Ministers are in a "state of denial" about poverty, a UN expert, Philip Alston, special rapporteur on extreme poverty, said and despite being in one of the world's richest countries he had encountered "misery". Among experts in the media, think tanks, Parliament and organisations such as the National Audit Office, Prof Alston said there was "close to unanimity" that Britain was not doing enough to combat poverty. However, he explained, "Ministers with whom I met told me that things are going well that they don't see any big problems and they are happy with the way their policies are playing out," Prof Alston said.
The approach to benefits was "punitive, mean-spirited, and often callous", Prof Alston said. He gave the example of "draconian sanctions" which shut people out from the benefits system for weeks or months at a time, sometimes for minor infringements such as missing an appointment. Onthe two-child limit for benefit claimants, Prof Alston compared this limit to China's notorious one-child policy and said it was "a perfect way to punish families".
Levels of child poverty are "staggering" and 1.5 million people were destitute at some point in 2017. He said he witnessed "a lot of misery, a lot of people who feel the system is failing them, a lot of people who feel the system is really just there to punish them".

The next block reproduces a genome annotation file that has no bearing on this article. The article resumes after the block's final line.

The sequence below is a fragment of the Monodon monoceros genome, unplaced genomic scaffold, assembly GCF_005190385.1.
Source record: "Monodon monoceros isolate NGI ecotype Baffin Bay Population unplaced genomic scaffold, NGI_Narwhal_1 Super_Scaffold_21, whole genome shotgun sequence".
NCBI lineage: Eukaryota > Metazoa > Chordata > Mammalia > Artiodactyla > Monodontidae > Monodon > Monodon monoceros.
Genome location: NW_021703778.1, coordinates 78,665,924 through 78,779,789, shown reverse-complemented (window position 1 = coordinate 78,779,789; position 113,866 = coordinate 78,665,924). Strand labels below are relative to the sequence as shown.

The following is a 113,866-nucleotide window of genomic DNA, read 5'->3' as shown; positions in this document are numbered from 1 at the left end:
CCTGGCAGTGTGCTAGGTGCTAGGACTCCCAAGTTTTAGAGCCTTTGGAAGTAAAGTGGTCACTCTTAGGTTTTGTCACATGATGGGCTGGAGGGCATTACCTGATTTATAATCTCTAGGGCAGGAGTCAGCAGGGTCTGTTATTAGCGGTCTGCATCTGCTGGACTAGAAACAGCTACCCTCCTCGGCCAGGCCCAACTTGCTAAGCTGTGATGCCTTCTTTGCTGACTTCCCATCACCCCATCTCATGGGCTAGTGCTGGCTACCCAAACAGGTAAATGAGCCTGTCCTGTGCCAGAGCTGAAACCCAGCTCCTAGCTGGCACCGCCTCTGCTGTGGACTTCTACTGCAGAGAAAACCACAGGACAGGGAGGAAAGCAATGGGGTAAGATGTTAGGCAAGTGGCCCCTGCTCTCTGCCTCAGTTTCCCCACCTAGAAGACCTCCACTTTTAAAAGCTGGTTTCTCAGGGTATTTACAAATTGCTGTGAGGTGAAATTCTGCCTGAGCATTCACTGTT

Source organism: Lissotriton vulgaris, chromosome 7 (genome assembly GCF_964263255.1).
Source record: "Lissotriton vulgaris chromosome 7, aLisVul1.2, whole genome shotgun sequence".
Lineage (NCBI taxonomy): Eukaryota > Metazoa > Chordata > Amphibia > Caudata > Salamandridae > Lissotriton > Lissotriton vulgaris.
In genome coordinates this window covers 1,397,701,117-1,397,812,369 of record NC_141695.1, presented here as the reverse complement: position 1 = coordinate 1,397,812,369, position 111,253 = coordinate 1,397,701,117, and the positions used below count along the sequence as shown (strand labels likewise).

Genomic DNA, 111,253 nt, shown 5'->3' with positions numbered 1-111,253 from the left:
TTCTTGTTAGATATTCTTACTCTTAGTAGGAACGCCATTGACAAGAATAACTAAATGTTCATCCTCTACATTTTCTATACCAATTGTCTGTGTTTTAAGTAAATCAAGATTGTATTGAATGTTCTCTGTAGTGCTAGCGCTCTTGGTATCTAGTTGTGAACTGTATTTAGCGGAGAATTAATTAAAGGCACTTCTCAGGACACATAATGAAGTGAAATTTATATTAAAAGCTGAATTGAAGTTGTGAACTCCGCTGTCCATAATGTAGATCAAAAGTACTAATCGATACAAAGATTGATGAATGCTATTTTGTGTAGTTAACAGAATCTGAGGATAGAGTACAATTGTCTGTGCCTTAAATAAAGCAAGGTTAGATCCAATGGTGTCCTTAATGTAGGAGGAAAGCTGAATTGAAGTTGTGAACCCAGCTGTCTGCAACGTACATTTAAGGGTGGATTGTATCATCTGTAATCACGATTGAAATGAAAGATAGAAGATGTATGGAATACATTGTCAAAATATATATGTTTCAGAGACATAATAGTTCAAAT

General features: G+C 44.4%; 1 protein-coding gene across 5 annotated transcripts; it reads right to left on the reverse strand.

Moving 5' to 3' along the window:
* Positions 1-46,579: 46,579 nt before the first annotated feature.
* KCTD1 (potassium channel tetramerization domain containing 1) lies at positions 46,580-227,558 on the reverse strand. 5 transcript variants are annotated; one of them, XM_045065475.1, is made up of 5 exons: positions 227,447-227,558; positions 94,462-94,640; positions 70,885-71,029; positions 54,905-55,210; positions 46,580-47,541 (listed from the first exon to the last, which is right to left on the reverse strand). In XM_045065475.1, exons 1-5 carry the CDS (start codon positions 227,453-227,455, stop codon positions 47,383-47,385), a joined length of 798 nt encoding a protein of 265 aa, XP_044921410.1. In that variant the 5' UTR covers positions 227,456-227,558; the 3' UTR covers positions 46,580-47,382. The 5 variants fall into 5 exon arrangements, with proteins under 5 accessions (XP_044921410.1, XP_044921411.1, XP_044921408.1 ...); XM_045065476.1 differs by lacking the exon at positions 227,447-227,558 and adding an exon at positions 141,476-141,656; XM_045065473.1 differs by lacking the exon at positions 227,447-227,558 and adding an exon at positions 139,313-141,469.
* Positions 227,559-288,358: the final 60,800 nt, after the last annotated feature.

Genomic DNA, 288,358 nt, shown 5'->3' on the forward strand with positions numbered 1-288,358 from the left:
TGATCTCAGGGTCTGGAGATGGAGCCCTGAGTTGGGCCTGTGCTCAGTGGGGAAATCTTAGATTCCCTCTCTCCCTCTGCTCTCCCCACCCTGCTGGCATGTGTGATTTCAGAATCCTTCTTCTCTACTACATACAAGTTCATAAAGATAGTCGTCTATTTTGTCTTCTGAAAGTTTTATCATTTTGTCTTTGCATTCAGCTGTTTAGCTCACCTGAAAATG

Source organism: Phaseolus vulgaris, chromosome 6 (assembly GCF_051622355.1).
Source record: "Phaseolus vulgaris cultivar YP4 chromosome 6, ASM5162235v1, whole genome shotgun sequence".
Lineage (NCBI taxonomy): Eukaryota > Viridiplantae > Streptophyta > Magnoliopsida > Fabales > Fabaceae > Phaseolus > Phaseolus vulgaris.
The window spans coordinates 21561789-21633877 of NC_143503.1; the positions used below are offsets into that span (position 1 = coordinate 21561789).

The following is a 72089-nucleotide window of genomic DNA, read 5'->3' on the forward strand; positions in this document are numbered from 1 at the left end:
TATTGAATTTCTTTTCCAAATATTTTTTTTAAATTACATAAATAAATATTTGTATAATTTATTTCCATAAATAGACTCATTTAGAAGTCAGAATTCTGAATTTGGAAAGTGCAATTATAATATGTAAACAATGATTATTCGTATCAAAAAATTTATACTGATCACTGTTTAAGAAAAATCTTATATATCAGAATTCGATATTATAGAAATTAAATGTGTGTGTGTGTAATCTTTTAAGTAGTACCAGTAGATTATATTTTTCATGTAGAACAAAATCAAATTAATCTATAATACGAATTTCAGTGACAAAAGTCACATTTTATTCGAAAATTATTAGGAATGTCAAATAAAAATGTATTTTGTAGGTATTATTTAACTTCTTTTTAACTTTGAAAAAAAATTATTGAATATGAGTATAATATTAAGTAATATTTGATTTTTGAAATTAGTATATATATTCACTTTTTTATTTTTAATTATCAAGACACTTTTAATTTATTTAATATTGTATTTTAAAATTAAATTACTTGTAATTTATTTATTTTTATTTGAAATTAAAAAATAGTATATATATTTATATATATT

Welfare changes have disproportionately affected women, especially single parents, he said. "If you got a group of misogynists in a room, and said guys, how can we make this system work for men and not for women, they wouldn't have come up with too many other ideas than what's already in place."
He also warned that the poor would "bear the brunt" of the expected impact of Brexit on the UK economy, and said the fall in the value of the pound had already cost low-income families £400 a year. "In my meetings with the government, it was clear to me that the impact of Brexit on people in poverty is an afterthought," he said.
Quoting figures from the Joseph Rowntree Foundation, he said that more than 1.5 million people were destitute at some point in 2017, meaning they lived on less than £70 a week or went without essentials such as housing, food, clothing or heating.
It is a measure of "relative poverty", meaning it looks at the percentage of people living with less than 55% of the median income, taking into account costs such as childcare, housing, debt and disability
The government prefers the measure of "absolute poverty". This counts the number of people in households with less than 60% of the median income as it was in 2010/11, so it shows how living standards of low-income households have changed over time. By that measure, the government says there are a million fewer people in absolute poverty than there were in 2010.
It is not the first time the UK has been criticised by UN special rapporteurs, who are independent human rights experts appointed for fact-finding and monitoring missions around the world. In 2014, urban planning expert Raquel Rolnik said the "bedroom tax", which meant social housing tenants with spare rooms had to pay more rent or move somewhere smaller, undermined the right to adequate housing. On that occasion, ministers said her report was a "misleading Marxist diatribe" and made an official complaint to the UN.